Unemployment Surge Continues to Plague Eurozone
At the start of this year, we identified eight themes we wanted to watch in Europe during 2013. This week we drill into the risks of potential social unrest in the region when factors such as high unemployment, fiscal change and structural reforms converge as these countries continue to seek a more integrated financial and political European Union.
Job creation was one of the most significant challenges that we cited in our January Eurozone outlook. It continues to mire the eurozone’s growth prospects (see chart below), especially in periphery countries. The eurozone average unemployment rate has reached an all-time high of 12.1% and appears to be on a rising trend. Most concerning, youth unemployment sits at extreme levels: 56% in Spain, 62.5% in Greece and 38.4% in Italy.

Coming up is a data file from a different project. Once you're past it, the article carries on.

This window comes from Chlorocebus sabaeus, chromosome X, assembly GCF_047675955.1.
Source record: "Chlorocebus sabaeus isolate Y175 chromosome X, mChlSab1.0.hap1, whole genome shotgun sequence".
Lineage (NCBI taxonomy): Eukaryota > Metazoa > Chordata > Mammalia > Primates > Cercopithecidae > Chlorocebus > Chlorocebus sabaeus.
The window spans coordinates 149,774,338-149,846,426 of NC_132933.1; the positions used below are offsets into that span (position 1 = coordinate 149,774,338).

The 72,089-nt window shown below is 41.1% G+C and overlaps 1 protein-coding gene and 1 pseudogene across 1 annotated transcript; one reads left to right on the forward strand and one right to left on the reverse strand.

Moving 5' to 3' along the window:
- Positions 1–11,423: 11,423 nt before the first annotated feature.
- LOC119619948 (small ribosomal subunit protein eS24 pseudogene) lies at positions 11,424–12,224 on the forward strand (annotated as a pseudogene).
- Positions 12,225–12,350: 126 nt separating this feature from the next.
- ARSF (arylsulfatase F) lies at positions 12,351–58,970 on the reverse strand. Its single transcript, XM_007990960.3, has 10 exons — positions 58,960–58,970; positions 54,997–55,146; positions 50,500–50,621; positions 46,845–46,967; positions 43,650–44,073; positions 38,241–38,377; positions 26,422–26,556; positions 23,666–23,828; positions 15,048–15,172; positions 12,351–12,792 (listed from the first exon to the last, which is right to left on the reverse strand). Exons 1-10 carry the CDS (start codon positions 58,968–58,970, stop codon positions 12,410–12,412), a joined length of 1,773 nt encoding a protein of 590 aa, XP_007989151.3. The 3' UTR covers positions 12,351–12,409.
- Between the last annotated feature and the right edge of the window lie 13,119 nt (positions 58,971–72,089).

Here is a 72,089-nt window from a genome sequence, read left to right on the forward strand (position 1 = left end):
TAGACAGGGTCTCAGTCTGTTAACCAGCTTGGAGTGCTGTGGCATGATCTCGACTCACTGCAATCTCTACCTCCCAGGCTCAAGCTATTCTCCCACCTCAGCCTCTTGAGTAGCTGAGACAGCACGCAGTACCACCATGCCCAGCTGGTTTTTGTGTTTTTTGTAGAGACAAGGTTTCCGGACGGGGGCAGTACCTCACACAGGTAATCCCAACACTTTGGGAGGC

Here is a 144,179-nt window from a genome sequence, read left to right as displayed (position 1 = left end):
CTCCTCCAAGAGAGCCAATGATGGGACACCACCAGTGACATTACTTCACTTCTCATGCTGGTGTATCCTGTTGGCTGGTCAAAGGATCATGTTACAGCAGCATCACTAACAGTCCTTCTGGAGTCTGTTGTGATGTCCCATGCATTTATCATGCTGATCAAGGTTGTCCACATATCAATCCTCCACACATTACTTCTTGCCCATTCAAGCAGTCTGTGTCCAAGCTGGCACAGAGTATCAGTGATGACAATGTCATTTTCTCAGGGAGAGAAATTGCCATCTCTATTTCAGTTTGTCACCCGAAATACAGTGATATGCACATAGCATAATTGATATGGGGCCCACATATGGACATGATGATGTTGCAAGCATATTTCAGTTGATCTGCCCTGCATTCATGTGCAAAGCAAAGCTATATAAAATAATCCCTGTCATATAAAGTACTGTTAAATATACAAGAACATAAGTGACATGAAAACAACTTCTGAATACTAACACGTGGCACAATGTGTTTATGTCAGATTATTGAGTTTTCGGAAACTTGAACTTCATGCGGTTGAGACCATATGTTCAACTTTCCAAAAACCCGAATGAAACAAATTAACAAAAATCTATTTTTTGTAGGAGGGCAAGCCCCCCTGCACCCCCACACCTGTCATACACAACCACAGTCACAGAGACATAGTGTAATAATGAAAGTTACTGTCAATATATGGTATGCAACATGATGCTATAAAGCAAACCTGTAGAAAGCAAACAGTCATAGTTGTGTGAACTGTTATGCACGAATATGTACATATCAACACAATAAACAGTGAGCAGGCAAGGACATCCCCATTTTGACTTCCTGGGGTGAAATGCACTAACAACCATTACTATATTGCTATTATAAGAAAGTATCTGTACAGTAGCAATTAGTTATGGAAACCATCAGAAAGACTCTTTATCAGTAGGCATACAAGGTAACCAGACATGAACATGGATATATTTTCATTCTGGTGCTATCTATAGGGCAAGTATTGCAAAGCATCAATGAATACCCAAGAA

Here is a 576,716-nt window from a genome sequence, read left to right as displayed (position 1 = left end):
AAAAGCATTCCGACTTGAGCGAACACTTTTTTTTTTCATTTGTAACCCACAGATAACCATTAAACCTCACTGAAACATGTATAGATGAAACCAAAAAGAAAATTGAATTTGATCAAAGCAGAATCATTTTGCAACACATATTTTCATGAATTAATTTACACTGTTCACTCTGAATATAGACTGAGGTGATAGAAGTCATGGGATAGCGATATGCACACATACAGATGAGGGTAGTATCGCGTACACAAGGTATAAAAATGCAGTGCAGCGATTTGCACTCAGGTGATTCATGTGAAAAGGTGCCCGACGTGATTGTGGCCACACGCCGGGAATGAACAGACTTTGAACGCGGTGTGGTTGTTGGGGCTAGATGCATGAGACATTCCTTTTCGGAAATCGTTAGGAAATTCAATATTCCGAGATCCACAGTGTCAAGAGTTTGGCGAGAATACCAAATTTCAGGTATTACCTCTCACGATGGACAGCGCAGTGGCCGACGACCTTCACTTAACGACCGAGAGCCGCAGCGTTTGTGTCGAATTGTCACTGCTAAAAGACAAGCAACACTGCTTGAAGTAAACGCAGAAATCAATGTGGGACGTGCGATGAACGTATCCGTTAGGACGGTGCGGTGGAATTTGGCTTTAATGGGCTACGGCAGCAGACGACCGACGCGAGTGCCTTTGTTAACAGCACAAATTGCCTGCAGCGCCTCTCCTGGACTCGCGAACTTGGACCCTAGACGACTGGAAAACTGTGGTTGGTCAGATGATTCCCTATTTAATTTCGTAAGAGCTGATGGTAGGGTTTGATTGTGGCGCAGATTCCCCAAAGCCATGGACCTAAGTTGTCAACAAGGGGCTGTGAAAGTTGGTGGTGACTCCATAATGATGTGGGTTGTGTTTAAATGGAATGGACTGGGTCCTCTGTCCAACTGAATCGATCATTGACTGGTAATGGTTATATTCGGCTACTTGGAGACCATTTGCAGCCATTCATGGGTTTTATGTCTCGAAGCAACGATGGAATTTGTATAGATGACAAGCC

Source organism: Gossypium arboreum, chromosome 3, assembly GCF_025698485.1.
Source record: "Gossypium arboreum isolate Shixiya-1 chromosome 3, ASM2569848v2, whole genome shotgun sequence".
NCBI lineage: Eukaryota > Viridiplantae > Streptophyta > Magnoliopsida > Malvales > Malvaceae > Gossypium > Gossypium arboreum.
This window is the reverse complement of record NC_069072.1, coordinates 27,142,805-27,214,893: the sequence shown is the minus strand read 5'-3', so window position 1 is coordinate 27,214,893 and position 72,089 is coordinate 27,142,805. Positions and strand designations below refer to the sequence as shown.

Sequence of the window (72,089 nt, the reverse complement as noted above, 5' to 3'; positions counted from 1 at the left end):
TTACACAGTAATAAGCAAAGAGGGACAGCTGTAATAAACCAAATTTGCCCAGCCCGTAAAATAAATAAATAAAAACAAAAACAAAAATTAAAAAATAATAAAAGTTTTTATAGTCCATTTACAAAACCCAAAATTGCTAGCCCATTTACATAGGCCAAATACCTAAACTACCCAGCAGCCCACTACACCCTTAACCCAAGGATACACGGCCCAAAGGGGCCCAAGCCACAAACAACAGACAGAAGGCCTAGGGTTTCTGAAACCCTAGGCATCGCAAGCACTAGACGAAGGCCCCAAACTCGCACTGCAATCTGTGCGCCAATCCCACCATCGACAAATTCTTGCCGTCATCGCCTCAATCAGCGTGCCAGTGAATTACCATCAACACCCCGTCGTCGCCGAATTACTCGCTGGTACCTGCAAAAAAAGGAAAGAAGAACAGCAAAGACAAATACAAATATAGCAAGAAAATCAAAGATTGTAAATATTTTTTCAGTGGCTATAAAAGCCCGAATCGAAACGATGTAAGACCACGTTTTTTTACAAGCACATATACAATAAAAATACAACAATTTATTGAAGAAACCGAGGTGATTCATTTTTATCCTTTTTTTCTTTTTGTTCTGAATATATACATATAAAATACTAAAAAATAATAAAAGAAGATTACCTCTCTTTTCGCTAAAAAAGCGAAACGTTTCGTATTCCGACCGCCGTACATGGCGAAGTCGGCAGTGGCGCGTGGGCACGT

While the lack of protest so far has been surprising, we continue to believe that the risks posed by social unrest should not be underestimated. Italy’s election result in February demonstrated the growing popularity of antiestablishment parties (such as the 5-Star Movement) across Europe and the rejection of the economic reform agenda as well as wider European integration. High and rising unemployment brings significant risk of protest, but other factors also play a role: fiscal cutbacks, structural reforms to weaken job protection of existing workers, allegations of high level corruption in many countries, from France to Spain to Greece. Determining the specific trigger of unrest is difficult—if it occurs at all—but the conditions are ripe for such a scenario, and investors need to be cognisant of these risks.